After finishing her shift that day, Dean says she lodged a formal complaint with Abercrombie & Fitch's corporate office, and then corresponded via e-mail with one of her supervisors, who told her that she was supposed to have worked in the stockroom from the beginning.
"I was disgusted to learn that they had twisted the story to 'you were erroneously placed on the shop floor,'" she said.
Unwilling to continue working under what she says was a prejudiced condition, Dean left Abercrombie & Fitch for good, after about two months.
"I swiftly received a short e-mail simply dating my date of departure, nothing more said," Dean said. "I had been bullied out of my job."
For Abercrombie & Fitch, Dean's lawsuit isn't the first time the company has had to defend itself against discrimination allegations made by former employees.
The fashion retailer has long marketed itself as an iconic U.S. company: The company's founding year, 1892, is emblazoned across many of its clothing articles and, more contentiously, many of its stores' employees, like the models that grace its bags and walls, are young, attractive and white.
According to Randy Schmidt, clinical professor of law at the University of Chicago, Abercrombie & Fitch's legal problems arise from the "all-American" image the company tries to cultivate.
"By my understanding of what the "all-American image is, it's basically white," Schmidt said, "and by trying to have that image by having the [employees] fit that image, you set yourself up for these cases."
But there's nothing illegal about the company's attempt to manipulate its image, said Philip K. Davidoff, a partner at Ford & Harrison, who deals with discrimination cases.
"There's nothing that prohibits discrimination against ugly people," Davidoff said. "[Abercrombie] wants to have people out on the floor who project a certain image, and that kind of public perception is closely related to their business model."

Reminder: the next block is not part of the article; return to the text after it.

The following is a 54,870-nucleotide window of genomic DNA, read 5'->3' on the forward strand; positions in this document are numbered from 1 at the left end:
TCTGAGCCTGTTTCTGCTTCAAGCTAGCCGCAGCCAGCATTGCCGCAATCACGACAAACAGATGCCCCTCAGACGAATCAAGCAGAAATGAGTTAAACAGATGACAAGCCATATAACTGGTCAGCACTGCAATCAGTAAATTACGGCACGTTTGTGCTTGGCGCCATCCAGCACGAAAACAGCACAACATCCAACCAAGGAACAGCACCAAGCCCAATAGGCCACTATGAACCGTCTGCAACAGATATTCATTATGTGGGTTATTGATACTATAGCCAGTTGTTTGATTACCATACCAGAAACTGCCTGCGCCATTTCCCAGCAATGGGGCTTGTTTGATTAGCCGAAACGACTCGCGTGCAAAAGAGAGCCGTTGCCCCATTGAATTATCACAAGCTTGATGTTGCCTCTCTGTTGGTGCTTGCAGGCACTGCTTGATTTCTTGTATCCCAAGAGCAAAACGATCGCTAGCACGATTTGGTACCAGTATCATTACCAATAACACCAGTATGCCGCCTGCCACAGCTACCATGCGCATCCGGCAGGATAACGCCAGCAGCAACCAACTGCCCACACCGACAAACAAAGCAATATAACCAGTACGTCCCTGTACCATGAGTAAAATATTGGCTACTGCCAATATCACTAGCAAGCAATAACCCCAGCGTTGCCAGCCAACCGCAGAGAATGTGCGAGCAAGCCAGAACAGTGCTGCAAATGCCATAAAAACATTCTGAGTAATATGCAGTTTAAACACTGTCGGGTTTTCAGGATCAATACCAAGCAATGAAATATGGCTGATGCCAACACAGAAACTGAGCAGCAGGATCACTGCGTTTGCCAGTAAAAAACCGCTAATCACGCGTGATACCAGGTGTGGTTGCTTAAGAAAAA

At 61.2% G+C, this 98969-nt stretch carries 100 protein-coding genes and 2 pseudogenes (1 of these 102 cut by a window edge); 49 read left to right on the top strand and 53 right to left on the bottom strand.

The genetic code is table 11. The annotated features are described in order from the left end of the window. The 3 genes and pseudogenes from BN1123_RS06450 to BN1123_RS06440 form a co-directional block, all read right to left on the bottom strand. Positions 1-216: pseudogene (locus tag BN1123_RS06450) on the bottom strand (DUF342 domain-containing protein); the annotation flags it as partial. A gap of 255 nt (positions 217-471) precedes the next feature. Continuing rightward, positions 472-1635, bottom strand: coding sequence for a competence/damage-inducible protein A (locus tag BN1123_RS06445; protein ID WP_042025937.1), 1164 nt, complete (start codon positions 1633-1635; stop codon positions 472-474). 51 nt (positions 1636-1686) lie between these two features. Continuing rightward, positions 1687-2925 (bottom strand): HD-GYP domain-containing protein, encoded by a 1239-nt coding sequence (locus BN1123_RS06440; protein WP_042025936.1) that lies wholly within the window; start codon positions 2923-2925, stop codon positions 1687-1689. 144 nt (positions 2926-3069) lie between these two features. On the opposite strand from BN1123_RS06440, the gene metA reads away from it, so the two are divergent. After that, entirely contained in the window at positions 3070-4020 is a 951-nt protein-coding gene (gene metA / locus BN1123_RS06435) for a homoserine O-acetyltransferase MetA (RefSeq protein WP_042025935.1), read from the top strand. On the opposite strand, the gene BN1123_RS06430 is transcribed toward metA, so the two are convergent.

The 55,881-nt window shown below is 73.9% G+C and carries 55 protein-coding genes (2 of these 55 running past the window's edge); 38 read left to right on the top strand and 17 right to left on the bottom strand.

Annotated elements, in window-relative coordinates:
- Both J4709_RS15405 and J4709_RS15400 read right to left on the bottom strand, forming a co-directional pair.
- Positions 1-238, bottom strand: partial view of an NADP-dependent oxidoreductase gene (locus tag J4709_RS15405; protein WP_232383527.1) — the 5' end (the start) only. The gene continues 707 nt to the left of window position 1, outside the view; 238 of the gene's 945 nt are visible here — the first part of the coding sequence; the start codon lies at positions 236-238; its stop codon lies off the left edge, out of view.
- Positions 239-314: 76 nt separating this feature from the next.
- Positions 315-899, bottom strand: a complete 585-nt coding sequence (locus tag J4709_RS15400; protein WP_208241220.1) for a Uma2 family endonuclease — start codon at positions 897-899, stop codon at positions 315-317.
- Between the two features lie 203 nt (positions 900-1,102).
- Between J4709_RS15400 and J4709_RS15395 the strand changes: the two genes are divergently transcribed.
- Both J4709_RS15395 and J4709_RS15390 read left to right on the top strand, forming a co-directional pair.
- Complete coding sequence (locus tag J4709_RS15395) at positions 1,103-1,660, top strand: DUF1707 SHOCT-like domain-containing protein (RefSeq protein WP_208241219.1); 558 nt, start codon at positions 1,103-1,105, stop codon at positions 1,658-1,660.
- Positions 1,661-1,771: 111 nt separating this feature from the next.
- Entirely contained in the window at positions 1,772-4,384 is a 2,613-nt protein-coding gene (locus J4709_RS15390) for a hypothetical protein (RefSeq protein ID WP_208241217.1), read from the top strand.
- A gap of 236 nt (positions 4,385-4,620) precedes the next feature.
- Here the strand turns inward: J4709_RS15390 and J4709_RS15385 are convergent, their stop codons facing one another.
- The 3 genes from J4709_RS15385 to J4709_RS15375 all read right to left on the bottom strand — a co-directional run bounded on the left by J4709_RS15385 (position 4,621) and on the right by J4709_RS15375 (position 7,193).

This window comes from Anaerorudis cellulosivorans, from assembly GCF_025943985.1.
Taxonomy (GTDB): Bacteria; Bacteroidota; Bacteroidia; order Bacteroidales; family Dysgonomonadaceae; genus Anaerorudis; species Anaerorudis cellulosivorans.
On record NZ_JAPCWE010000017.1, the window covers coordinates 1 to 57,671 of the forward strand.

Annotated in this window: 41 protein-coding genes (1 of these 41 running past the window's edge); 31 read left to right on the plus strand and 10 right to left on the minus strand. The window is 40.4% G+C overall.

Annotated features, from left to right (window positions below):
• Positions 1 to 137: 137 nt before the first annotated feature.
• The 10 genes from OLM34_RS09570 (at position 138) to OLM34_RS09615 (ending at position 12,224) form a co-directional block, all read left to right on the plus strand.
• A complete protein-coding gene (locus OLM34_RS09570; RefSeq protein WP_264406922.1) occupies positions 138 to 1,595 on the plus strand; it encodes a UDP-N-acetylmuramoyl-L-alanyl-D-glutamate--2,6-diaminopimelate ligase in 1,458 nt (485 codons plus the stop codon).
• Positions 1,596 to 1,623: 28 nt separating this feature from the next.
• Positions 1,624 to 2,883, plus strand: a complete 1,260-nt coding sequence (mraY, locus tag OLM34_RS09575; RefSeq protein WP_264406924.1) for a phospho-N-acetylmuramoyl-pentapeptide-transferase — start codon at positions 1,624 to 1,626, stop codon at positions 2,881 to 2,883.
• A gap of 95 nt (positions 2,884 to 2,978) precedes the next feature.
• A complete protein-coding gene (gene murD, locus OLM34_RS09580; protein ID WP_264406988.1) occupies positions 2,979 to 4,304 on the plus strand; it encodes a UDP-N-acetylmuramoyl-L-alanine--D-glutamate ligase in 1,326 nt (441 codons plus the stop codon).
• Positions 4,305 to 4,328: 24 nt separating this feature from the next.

Still, Davidoff cautions, this kind of practice can make a company a lightning rod for discrimination allegations like Dean's.
"Yes, they can try to set policies on dress and grooming and appearances that foster the image they're trying to portray. But by doing that very clearly they run a serious risk that those policies will be a) misinterpreted by people on the ground, or b) even if they're not misinterpreted, running afoul of some of these anti discrimination laws."
In 2004, the company spent $50 million to settle a number of employment discrimination lawsuits in the United States. It also agreed to take greater steps to diversify its work force.
Despite the changes, there may yet be a more fundamental problem for Abercrombie & Fitch, Schmidt said.
"You put people in the back or front based not on skill but on a look and, yeah, you're setting yourself up [for lawsuits]."
With Dean and her lawyers set to go to court this week, Abercrombie & Fitch will soon learn whether it will again have to pay a price -- literally -- for its image. As for the prognosis, Schmidt said it's not good.
"I always think the plaintiff has a pretty good chance when employers make decisions based on image and not on skills," he said.
ABC News' Alaena Hostetter contributed to this story.